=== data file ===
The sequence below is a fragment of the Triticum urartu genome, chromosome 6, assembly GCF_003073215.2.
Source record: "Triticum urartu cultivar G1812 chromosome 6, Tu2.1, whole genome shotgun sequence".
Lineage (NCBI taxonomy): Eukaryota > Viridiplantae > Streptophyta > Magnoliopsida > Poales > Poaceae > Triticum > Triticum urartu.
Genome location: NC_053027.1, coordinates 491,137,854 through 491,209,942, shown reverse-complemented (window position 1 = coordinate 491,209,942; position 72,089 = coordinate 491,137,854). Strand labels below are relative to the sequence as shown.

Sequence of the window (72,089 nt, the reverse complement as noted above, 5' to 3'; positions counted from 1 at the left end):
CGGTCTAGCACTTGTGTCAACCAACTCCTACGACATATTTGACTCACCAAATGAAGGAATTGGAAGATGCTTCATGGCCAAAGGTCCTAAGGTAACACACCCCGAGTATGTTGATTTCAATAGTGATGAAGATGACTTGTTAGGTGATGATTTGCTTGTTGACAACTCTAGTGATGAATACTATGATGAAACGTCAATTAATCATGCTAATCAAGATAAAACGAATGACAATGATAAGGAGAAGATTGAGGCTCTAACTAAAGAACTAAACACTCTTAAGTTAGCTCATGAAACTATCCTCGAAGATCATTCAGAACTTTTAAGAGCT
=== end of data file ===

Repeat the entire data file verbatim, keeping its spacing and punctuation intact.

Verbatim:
The sequence below is a fragment of the Triticum urartu genome, chromosome 6, assembly GCF_003073215.2.
Source record: "Triticum urartu cultivar G1812 chromosome 6, Tu2.1, whole genome shotgun sequence".
Lineage (NCBI taxonomy): Eukaryota > Viridiplantae > Streptophyta > Magnoliopsida > Poales > Poaceae > Triticum > Triticum urartu.
Genome location: NC_053027.1, coordinates 491,137,854 through 491,209,942, shown reverse-complemented (window position 1 = coordinate 491,209,942; position 72,089 = coordinate 491,137,854). Strand labels below are relative to the sequence as shown.

Sequence of the window (72,089 nt, the reverse complement as noted above, 5' to 3'; positions counted from 1 at the left end):
CGGTCTAGCACTTGTGTCAACCAACTCCTACGACATATTTGACTCACCAAATGAAGGAATTGGAAGATGCTTCATGGCCAAAGGTCCTAAGGTAACACACCCCGAGTATGTTGATTTCAATAGTGATGAAGATGACTTGTTAGGTGATGATTTGCTTGTTGACAACTCTAGTGATGAATACTATGATGAAACGTCAATTAATCATGCTAATCAAGATAAAACGAATGACAATGATAAGGAGAAGATTGAGGCTCTAACTAAAGAACTAAACACTCTTAAGTTAGCTCATGAAACTATCCTCGAAGATCATTCAGAACTTTTAAGAGCT